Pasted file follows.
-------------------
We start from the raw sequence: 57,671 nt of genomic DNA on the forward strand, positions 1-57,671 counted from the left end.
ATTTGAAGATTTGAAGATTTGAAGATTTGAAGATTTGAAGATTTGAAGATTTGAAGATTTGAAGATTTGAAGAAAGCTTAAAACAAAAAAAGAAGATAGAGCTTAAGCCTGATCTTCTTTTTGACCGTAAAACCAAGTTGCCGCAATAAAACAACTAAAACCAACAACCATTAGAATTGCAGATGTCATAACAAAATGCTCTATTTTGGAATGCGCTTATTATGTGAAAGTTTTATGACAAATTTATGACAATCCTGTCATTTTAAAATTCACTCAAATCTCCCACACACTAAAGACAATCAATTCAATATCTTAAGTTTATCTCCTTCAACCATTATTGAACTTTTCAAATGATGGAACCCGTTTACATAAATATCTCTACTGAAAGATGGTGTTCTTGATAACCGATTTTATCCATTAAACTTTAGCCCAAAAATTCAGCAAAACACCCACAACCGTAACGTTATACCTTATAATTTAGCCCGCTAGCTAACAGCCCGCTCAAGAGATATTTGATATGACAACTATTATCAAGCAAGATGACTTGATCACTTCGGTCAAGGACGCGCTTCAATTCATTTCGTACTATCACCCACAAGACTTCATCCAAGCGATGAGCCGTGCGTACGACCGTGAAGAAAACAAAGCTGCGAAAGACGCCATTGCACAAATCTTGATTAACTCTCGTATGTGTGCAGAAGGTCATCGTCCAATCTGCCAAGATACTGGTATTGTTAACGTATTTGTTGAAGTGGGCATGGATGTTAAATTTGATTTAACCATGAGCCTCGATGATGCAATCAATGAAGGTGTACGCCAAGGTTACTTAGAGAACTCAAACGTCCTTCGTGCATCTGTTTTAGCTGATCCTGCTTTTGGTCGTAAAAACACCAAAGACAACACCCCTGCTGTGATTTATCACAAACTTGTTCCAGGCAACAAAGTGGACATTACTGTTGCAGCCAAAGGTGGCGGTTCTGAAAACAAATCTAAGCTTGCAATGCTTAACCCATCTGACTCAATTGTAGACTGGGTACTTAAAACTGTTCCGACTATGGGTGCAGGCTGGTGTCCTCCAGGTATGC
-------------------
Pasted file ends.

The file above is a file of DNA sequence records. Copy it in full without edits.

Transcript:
We start from the raw sequence: 57,671 nt of genomic DNA on the forward strand, positions 1-57,671 counted from the left end.
ATTTGAAGATTTGAAGATTTGAAGATTTGAAGATTTGAAGATTTGAAGATTTGAAGATTTGAAGATTTGAAGAAAGCTTAAAACAAAAAAAGAAGATAGAGCTTAAGCCTGATCTTCTTTTTGACCGTAAAACCAAGTTGCCGCAATAAAACAACTAAAACCAACAACCATTAGAATTGCAGATGTCATAACAAAATGCTCTATTTTGGAATGCGCTTATTATGTGAAAGTTTTATGACAAATTTATGACAATCCTGTCATTTTAAAATTCACTCAAATCTCCCACACACTAAAGACAATCAATTCAATATCTTAAGTTTATCTCCTTCAACCATTATTGAACTTTTCAAATGATGGAACCCGTTTACATAAATATCTCTACTGAAAGATGGTGTTCTTGATAACCGATTTTATCCATTAAACTTTAGCCCAAAAATTCAGCAAAACACCCACAACCGTAACGTTATACCTTATAATTTAGCCCGCTAGCTAACAGCCCGCTCAAGAGATATTTGATATGACAACTATTATCAAGCAAGATGACTTGATCACTTCGGTCAAGGACGCGCTTCAATTCATTTCGTACTATCACCCACAAGACTTCATCCAAGCGATGAGCCGTGCGTACGACCGTGAAGAAAACAAAGCTGCGAAAGACGCCATTGCACAAATCTTGATTAACTCTCGTATGTGTGCAGAAGGTCATCGTCCAATCTGCCAAGATACTGGTATTGTTAACGTATTTGTTGAAGTGGGCATGGATGTTAAATTTGATTTAACCATGAGCCTCGATGATGCAATCAATGAAGGTGTACGCCAAGGTTACTTAGAGAACTCAAACGTCCTTCGTGCATCTGTTTTAGCTGATCCTGCTTTTGGTCGTAAAAACACCAAAGACAACACCCCTGCTGTGATTTATCACAAACTTGTTCCAGGCAACAAAGTGGACATTACTGTTGCAGCCAAAGGTGGCGGTTCTGAAAACAAATCTAAGCTTGCAATGCTTAACCCATCTGACTCAATTGTAGACTGGGTACTTAAAACTGTTCCGACTATGGGTGCAGGCTGGTGTCCTCCAGGTATGC